With the new Goods and Services Tax regime still taking roots in the country, its effects continue to be felt in different walks of life. The field of sports has also witnessed some upheavals. Concerns have already been expressed by many sports personalities as well as those engaged in sports businesses regarding the heightened costs of sports equipment because of the newly applicable GST rates. Most sporting equipment witnessed a steep rise in price due to the new GST rates including badminton shuttle cocks, tennis balls and many other sporting essentials.
What is more, GST law has also negatively impacted upon private sporting facilities in India. As per the Notification no. 25/2012 of the now defunct service tax which came into effect on the 20th June 2012, the then Central Government of UPA-II had announced exemption under the section 66B of the service tax act to those who were providing services by way of training or coaching in recreational activities related to arts, culture or sports. This was done, according to the notification, since government was satisfied that it was necessary in the public interest.
However, as per new GST law, this exemption has been removed for the facilities that provide training or coaching in sports except for those that have been registered as charitable or religious trusts under the section 12AA of the Income Tax Act. Meanwhile exemptions for those providing training or coaching in arts and culture have been continued as before. Moreover, the GST rate applicable for the service providers in sports coaching and training industry is that of 18%, the highest rate under the law.
Facilities owned and run by the government or those being run on public-private partnership model are quite few and the ones that exist are often lacking in infrastructure or upkeep in face of deficient policy attention or funding. With a dearth of sporting facilities in most parts of India, especially smaller cities, imposition of tax levy on these service providers is bound to impact those who are running commercial establishments providing sports training or coaching to aspiring players or those interested in sports as recreational activity. Taking up a sport for recreation or otherwise is going to prove to be that much costlier with the levy of this tax.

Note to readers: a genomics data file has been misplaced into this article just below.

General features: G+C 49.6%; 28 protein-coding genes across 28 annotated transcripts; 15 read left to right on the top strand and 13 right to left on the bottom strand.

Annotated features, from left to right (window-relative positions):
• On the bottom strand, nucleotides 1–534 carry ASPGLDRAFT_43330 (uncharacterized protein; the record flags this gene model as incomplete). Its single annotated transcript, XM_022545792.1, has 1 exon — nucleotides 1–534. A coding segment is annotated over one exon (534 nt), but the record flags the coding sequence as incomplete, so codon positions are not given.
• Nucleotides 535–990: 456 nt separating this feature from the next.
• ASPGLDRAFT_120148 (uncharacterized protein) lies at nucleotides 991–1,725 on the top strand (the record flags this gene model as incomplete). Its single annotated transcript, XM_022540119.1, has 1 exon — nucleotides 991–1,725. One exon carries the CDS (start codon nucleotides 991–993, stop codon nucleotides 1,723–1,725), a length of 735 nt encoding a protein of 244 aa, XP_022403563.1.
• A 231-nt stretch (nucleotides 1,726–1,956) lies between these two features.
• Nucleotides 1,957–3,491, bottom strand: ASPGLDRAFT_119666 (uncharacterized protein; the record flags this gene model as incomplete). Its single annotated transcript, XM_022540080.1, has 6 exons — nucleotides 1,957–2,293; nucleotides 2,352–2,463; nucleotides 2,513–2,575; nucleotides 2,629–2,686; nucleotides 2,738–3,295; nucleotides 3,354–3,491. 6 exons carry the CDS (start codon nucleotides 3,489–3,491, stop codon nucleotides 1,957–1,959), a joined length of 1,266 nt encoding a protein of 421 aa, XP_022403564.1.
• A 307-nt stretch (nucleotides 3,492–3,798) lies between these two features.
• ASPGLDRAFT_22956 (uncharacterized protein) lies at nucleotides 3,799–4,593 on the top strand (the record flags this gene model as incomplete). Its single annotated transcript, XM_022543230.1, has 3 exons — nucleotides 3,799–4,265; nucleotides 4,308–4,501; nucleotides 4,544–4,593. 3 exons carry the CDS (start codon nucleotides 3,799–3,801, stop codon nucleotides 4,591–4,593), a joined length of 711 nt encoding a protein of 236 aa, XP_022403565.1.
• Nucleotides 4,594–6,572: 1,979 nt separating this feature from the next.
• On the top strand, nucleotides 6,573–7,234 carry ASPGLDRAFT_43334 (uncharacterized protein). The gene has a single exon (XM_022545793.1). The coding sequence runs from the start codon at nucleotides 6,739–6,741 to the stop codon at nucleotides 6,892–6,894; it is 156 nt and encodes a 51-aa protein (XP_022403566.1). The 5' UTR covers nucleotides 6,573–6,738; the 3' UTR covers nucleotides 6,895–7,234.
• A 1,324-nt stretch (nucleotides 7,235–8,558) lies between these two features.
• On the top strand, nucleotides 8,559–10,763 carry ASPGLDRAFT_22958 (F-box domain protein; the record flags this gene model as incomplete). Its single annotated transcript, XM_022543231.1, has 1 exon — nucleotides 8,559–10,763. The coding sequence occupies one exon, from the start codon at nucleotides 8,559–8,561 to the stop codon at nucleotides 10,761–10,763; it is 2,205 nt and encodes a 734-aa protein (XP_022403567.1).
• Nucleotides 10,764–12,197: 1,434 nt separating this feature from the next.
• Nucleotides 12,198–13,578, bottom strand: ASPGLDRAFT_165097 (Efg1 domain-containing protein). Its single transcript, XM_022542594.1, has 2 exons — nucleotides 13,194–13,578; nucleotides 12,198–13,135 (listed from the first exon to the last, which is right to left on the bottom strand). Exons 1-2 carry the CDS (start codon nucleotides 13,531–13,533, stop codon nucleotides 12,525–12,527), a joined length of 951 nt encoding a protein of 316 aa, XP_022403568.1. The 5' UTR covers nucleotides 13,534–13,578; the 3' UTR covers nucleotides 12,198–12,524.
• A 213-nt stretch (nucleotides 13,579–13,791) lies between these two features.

This move of taking away the exemptions for sporting facilities under GST runs counter against the current government’s own agenda of promoting sports in the country. This is especially relevant in context of the government’s flagship programme ‘Khelo India’ which as per its declaration, available on its website, has been introduced to “revive the sports culture in India at the grass-root level by building a strong framework for all sports in our country and establish India as a great sporting nation”.
In order to achieve subsequent governments’ goals for cultivating sports and health culture among youth and people in general, the need for affordable sporting facilities cannot be underestimated. In 2014 the United Progressive Alliance-II (UPA-II) government had come out with the National Youth Policy. The policy document had identified sports as one of the priority areas and highlighted the importance of access to sports facilities and coaching in both urban and rural areas. Despite various schemes and programmes offered by the central and state governments respectively, the policy document acknowledges that “Access to sport and physical education opportunities still remains highly inadequate, especially in rural areas and the poorer parts of urban areas.”
In this regard it says, “Private sector organisations need to be incentivised to participate actively in setting up playgrounds and sports facilities especially in schools, colleges and community areas.” However, by taking away this exemption for service providers in sports coaching and training business, under the GST law, it seems that the agenda of promoting development of sports infrastructure at grassroots level, by encouraging private service providers, has been rescinded by the current NDA-II government.